Testing differences in long run growth among Spanish regions: Can growth models explain it?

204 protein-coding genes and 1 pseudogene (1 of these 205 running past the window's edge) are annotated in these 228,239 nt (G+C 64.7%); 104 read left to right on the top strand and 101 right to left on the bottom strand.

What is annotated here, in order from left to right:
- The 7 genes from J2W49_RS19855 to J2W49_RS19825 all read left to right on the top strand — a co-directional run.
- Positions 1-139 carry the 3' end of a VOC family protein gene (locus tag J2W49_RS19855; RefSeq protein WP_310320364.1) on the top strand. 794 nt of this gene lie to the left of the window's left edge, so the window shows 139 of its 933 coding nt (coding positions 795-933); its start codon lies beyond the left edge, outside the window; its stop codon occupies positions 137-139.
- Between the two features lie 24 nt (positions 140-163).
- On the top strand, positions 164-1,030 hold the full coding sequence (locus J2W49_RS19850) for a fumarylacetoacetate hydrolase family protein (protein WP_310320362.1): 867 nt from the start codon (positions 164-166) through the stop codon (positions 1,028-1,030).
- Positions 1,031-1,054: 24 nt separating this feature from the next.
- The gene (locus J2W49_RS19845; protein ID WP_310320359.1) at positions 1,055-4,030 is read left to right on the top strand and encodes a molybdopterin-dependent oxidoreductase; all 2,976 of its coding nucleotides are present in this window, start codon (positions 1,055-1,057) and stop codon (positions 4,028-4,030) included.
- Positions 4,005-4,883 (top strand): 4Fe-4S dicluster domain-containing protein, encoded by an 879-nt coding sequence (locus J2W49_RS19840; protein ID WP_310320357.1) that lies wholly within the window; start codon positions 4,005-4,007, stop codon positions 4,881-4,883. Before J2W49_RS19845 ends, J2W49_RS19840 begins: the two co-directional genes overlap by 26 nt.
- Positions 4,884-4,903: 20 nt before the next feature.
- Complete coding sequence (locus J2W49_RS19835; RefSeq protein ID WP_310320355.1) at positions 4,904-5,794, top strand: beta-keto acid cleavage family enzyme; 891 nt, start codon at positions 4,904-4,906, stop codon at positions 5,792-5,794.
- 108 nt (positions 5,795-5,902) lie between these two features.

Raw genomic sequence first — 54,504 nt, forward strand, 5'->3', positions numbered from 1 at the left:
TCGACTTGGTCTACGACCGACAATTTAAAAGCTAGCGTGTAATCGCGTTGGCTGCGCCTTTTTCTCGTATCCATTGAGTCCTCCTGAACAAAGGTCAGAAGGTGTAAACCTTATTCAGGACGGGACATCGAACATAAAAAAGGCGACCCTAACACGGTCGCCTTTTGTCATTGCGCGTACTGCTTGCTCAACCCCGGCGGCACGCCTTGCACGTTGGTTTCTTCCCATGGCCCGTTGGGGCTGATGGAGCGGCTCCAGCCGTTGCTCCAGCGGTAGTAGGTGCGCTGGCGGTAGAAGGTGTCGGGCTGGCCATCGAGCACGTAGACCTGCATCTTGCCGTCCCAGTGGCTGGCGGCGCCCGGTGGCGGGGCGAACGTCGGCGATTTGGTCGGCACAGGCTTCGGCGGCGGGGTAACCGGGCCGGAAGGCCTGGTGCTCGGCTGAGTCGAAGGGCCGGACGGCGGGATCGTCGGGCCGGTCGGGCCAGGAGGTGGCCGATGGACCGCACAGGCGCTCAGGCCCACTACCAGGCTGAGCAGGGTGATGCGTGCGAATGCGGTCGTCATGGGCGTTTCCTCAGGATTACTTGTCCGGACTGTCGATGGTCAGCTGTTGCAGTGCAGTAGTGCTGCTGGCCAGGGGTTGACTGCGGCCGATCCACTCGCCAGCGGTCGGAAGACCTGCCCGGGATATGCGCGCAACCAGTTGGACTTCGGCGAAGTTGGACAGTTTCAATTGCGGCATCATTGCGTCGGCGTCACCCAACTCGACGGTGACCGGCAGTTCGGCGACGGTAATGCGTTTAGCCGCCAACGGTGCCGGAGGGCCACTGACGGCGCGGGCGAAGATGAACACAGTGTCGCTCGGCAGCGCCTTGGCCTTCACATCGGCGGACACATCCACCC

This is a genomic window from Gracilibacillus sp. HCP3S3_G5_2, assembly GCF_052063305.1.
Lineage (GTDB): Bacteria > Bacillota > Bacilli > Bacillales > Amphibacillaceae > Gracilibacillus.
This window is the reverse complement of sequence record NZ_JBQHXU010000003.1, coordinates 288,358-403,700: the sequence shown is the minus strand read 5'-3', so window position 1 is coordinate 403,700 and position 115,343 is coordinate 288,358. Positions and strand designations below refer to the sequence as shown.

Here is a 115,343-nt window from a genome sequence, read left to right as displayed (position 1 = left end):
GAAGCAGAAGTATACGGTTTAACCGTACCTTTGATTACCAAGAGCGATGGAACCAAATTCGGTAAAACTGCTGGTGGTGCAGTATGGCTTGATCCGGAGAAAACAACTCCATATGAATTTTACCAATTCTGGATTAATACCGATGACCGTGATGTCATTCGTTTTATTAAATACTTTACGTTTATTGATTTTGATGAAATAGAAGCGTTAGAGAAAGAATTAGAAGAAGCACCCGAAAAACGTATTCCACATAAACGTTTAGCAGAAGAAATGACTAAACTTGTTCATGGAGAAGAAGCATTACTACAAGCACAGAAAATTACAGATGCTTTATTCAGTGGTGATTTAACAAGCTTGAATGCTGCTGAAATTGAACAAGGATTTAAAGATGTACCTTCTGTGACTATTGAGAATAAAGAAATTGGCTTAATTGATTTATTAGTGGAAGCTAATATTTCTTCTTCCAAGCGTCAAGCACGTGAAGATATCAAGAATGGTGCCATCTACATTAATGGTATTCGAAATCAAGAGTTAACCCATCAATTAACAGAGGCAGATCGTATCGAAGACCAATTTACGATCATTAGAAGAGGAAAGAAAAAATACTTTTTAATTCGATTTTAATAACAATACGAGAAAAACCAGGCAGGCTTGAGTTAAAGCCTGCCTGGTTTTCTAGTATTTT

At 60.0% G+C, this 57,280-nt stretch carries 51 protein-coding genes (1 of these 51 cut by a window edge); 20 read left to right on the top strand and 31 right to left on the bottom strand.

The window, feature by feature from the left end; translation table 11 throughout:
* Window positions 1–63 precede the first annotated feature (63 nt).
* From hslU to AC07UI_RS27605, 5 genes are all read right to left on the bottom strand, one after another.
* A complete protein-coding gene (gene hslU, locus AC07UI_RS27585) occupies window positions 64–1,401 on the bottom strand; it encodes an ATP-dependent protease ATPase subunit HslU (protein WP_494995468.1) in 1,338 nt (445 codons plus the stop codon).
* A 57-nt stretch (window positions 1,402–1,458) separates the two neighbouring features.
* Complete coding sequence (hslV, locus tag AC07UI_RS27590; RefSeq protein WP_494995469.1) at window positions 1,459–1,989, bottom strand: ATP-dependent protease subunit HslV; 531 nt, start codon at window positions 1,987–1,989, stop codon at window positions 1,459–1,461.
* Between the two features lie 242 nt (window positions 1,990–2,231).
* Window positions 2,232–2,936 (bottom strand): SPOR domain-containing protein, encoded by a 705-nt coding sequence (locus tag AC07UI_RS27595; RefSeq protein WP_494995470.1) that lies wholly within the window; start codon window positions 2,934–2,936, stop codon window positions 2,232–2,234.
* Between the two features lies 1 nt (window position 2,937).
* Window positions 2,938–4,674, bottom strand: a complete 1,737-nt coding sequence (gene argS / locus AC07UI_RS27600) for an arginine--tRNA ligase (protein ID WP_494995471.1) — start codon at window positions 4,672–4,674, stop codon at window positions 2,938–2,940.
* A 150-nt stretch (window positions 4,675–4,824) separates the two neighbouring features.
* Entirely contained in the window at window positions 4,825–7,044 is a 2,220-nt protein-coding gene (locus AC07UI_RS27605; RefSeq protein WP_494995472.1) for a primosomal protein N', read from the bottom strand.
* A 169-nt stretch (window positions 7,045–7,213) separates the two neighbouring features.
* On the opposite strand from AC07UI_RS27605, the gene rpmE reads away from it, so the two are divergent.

During the last decade we have assisted to a renewal interest in growth. There were a great number of theoretical and empirical works since the question was reopen by the Romer (1986) article about long run properties of growth models. Growth models can be classified in two kinds: exogenous growth models and endogenous growth models. The main differences between them are that the endogenous models try to incorporate into the behavior of the agents the assumptions that the first assumes as exogenous. This difference, that sounds only methodological, has important implications. The conclusion of the exogenous models is that, in presence of free factor mobility and free diffusion of technology, countries and regions will converge to the same rate of growth, and, in absence of technical progress, they will converge to the same level of per capita income, without any influence of initial conditions or political intervention in the economy (This result is obtained by Barro(1991) and Barro y Sala(1992)). With endogenous models the economies will growth at a rate determined by the behavior of the agents in the economy and could be the same or different among different economies. The theoretical result of these models is that in the long run could exist convergence or divergence. The main focus of this paper is, using the data for Spanish Regions from 1955 to 1991 and applying unit root time series methodology, to determine long run growth rates for each region with the aim of knowing if we can choose between the two kind of growth models.
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